As far as I remember, there isn't any name for it. It is an unnamed island.
The LotR Wikia says the same:
The sea also contains an unnamed island that is about thirty miles along the southeastern and northwestern coasts and twenty upon the northeastern and southwestern coasts.
Also, it must have been wooded. (thainsbook).
There has been a similar discussion on TheTolkienForum. A user contacted The Tolkien Society with the question, and here is the answer:
Hello. Sorry about the delay. A staw poll revealed that in a very
early version of the map, the Sea of Rhun had a large island in the
middle. (Unfeasibly large, given the scale of the Sea, which is very
big.) By the time the map hit publication, this had vanished and the
Those who have looked carefully at the various maps point out that
there are similar dotty effects at the Mouths of Sirion and near Balar
(Silmarillion), and references to "sands" in the Sil. The dots in the
Sea of Rhun (on scale) could quite easily represent a constellation of
small islands, but are more likely to mean sands, swamp or sand bars.
(Actually small islands would make better geography on that scale.)
There appears to be no actual reference to what is going on there.
There is a discussion of this also at TheOneRing.net which adds some
details worth having. I don't however understand Quickbeam's reference
to CRT "finding later manuscripts etc." as CRT drew up this map in
co-operation with JRR while JRR was still alive and well and writing
the books - there have AFAIK been no revisions by CRT to these maps on
the basis of stuff he found after his father's death, when he started
editing the unpublished mss. Indeed, it would be against his whole
attitude of respect for his father's decisions to start "editing" LotR
material subsequent to publication. I have asked QB what he means, but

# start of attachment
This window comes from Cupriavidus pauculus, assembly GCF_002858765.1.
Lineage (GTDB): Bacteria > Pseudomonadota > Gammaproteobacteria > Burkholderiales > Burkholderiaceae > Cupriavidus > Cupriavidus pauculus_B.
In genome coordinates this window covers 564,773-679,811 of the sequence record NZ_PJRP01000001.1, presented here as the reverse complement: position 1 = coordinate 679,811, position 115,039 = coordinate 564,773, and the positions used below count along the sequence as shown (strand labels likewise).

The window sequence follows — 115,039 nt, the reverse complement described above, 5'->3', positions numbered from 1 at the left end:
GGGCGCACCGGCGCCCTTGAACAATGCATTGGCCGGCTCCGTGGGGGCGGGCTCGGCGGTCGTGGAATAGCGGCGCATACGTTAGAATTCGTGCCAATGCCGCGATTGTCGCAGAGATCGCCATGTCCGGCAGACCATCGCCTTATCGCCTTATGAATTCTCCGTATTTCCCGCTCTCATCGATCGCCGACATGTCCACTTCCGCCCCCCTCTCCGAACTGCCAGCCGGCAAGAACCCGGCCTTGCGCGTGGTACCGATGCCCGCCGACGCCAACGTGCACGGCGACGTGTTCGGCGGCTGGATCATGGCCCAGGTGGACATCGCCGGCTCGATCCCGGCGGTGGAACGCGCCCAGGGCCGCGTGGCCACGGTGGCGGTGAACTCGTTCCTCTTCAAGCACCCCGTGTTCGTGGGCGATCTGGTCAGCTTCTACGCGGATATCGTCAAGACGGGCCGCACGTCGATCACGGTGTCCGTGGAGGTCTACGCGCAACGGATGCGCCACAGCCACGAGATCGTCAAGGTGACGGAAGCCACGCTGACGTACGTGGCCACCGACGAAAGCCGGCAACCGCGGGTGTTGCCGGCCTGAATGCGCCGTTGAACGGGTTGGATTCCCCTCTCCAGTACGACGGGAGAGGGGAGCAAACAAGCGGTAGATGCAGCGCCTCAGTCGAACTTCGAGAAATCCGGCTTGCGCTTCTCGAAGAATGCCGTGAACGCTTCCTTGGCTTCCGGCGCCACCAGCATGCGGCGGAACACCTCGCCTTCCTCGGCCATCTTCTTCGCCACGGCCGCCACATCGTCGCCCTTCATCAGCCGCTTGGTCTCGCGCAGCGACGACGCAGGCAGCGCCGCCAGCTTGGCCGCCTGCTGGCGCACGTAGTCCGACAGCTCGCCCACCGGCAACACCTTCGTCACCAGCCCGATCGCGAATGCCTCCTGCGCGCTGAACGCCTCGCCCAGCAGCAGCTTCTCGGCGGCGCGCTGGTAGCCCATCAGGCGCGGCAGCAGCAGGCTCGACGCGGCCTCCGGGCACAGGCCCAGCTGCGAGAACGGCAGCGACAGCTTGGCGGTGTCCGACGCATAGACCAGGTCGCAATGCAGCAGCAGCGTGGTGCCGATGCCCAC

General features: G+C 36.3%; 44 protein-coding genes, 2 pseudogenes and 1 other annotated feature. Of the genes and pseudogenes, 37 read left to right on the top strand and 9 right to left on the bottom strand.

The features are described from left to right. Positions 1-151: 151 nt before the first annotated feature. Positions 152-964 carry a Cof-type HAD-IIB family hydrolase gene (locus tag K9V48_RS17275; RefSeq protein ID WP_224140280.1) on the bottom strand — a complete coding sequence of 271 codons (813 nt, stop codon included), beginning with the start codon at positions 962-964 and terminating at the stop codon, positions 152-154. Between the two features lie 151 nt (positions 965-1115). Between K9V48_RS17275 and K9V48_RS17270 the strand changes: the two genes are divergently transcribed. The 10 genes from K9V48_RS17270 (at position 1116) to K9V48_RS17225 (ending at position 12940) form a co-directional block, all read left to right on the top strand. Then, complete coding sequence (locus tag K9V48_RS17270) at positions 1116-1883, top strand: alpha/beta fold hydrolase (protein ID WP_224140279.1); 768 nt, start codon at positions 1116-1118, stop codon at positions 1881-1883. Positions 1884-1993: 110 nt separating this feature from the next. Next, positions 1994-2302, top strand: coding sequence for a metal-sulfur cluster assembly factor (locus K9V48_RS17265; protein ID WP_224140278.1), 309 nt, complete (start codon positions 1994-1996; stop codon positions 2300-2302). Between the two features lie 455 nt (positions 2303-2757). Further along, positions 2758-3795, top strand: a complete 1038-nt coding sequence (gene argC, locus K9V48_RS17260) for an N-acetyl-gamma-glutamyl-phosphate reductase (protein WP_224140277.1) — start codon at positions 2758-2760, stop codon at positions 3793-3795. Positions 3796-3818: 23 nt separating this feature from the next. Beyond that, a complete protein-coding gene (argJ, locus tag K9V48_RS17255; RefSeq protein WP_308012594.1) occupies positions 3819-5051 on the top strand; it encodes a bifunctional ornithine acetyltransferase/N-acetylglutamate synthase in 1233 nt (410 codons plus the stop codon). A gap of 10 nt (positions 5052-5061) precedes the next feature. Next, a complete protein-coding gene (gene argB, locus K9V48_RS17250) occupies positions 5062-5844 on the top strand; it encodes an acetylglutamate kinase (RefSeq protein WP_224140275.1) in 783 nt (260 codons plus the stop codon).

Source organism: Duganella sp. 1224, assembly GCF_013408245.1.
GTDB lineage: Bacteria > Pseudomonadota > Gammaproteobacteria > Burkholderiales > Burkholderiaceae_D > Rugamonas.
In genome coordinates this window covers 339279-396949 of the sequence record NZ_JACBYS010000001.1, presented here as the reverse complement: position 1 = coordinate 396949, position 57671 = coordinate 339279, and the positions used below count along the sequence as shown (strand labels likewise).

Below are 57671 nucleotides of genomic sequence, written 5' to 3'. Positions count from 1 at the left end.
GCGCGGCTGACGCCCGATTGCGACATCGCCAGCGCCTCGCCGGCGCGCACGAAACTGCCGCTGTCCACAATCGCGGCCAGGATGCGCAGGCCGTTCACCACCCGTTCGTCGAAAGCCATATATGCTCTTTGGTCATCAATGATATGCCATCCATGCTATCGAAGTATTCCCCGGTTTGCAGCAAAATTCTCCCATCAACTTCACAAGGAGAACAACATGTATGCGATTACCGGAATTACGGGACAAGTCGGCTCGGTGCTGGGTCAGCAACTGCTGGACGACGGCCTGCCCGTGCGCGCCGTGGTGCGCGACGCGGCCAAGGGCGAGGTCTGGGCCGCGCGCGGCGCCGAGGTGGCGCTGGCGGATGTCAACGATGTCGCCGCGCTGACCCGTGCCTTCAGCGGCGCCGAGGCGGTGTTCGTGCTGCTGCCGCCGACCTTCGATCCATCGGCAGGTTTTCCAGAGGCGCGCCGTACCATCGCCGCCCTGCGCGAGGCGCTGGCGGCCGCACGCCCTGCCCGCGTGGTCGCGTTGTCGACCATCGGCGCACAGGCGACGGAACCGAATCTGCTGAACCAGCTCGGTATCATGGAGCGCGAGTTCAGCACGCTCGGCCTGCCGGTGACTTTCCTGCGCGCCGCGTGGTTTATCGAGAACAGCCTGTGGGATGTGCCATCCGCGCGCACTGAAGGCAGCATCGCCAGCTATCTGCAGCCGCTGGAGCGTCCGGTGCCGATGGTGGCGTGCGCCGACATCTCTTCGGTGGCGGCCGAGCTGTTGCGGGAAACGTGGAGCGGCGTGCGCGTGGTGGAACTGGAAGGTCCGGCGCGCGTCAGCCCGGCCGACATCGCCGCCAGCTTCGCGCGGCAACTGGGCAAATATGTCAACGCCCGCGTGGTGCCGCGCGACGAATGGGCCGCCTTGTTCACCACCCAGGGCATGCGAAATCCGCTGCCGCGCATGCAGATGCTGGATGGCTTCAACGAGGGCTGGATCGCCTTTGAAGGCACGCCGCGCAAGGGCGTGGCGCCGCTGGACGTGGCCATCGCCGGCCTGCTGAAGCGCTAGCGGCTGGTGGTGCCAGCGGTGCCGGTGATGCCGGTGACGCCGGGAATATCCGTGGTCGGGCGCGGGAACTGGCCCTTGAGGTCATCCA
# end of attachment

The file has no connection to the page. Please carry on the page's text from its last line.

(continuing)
have not had a reply. As this was some time ago and you are waiting,
this is my conclusion!
I would say "be careful of taking any craft with deep draft through
these waters. You may get stuck."
Which, TBH, doesn't add much more than that there is no name to the island.
The discussion Helen references may be worth quoting for posterity:
I’ve been wondering about this for years, and now have found a few
bits of evidence in the History of Middle-earth Volume VII that gives
us a better clue.
Most all of the maps we see in today’s editions of LOTR come from the
hand of Christopher Tolkien; redrafted from his father’s originals.
Professor Tolkien altered and added to his maps as his work on the
story progressed. His original working map (the "First Map") was a
conglomeration of sections and glued bits of paper that he fussed with
for many years: "It represents an evolution, rather than a fixed state
of the geography." There was a later version called the "1943 map"
that Christopher created.
Comparing these two maps, Christopher points out a well-forested
island his father drew in the middle of the Sea of Rhûnaer, which
would later be called the Sea of Rhûn. "The island in the Sea is
coloured green on the First Map, and on the 1943 map is marked as
wooded." That’s your island right there, but in later maps it seems to
have vanished, replaced with an array of dots.
I don’t know exactly why Christopher changed it, but I suspect that
later manuscripts and maps he found showed the removal of the island.
Perhaps the discrepancy caused him to leave the dots to indicate what
was a "questionable area."
This seems to be the clearest answer, if still vague.